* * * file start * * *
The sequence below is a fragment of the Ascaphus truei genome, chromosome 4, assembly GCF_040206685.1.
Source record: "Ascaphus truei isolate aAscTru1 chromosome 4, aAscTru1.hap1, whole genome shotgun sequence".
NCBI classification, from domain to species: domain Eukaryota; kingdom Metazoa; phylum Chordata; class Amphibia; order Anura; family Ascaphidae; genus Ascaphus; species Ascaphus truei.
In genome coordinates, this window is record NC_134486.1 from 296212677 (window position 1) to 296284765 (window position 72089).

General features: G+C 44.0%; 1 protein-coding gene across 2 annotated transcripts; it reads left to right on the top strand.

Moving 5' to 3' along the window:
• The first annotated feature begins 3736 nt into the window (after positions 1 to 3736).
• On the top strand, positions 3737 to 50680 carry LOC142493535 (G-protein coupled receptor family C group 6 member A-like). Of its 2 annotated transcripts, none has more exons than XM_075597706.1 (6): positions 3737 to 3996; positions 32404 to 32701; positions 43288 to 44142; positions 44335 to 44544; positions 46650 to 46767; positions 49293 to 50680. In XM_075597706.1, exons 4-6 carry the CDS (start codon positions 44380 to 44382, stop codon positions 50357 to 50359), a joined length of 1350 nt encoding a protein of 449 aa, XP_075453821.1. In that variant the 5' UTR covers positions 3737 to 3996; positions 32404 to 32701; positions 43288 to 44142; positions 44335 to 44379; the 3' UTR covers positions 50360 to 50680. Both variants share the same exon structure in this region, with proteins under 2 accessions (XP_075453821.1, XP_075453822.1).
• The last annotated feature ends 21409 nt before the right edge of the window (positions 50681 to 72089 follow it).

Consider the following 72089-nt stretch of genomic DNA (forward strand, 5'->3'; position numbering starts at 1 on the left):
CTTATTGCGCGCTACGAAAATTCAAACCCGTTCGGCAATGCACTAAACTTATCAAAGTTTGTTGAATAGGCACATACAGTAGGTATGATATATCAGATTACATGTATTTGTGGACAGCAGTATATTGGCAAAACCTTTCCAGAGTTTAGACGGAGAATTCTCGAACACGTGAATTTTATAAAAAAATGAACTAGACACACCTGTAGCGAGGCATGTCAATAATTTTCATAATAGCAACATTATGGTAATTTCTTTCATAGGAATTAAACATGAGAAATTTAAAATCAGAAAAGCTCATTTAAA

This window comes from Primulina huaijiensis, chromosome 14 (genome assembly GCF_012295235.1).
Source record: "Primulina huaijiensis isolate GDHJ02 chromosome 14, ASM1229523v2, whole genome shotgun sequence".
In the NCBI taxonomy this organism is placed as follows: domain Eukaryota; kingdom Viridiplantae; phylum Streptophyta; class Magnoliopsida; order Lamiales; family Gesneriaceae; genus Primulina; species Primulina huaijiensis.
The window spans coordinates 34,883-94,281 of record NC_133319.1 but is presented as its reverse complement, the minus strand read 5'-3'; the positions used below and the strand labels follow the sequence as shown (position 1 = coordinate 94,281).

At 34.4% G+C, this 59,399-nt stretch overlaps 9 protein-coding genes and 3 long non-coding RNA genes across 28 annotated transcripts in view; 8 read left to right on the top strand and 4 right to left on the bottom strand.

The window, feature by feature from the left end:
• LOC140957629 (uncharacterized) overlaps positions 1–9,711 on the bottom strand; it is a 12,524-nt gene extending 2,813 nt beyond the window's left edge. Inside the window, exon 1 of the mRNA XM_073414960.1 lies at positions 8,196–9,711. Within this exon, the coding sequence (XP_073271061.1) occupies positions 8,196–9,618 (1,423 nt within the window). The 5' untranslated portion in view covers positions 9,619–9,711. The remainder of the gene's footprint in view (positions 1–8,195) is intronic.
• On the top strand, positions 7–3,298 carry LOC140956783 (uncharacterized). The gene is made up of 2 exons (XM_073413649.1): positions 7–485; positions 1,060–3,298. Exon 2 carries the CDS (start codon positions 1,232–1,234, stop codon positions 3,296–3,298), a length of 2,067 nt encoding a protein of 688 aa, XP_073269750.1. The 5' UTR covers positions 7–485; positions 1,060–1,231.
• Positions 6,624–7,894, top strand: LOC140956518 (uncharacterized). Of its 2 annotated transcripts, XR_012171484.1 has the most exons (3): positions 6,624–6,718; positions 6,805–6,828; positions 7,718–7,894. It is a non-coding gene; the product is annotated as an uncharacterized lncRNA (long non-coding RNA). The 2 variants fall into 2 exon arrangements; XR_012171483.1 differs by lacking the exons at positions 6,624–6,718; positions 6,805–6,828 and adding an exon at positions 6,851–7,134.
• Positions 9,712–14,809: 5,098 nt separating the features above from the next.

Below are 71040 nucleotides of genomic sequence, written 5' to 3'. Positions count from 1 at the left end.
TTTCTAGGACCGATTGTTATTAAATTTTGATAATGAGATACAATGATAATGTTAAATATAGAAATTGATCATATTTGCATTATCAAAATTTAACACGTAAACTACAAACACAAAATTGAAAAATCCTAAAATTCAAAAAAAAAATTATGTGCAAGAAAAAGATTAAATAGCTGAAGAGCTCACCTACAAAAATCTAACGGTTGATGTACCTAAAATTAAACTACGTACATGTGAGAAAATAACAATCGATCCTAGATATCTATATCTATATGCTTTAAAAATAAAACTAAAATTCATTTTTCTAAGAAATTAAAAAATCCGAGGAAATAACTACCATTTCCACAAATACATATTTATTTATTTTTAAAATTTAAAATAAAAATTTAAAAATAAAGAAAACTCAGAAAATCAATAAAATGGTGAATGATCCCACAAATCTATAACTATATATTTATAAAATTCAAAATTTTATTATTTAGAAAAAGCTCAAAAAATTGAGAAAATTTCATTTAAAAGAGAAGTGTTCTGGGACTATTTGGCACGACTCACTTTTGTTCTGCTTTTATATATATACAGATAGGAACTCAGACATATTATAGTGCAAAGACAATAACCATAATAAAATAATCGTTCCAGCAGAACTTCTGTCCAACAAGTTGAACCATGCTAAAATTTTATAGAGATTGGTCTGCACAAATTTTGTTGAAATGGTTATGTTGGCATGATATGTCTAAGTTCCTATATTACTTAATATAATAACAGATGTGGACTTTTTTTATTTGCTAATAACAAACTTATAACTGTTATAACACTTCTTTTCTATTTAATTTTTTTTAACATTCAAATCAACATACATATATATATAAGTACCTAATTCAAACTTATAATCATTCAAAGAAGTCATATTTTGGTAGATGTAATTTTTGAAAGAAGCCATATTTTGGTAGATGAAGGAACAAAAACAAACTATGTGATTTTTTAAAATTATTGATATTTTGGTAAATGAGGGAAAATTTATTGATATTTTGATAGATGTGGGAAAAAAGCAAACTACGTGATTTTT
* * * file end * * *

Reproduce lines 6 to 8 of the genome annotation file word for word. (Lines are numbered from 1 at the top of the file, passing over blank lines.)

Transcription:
Moving 5' to 3' along the window:
• The first annotated feature begins 3736 nt into the window (after positions 1 to 3736).
• On the top strand, positions 3737 to 50680 carry LOC142493535 (G-protein coupled receptor family C group 6 member A-like). Of its 2 annotated transcripts, none has more exons than XM_075597706.1 (6): positions 3737 to 3996; positions 32404 to 32701; positions 43288 to 44142; positions 44335 to 44544; positions 46650 to 46767; positions 49293 to 50680. In XM_075597706.1, exons 4-6 carry the CDS (start codon positions 44380 to 44382, stop codon positions 50357 to 50359), a joined length of 1350 nt encoding a protein of 449 aa, XP_075453821.1. In that variant the 5' UTR covers positions 3737 to 3996; positions 32404 to 32701; positions 43288 to 44142; positions 44335 to 44379; the 3' UTR covers positions 50360 to 50680. Both variants share the same exon structure in this region, with proteins under 2 accessions (XP_075453821.1, XP_075453822.1).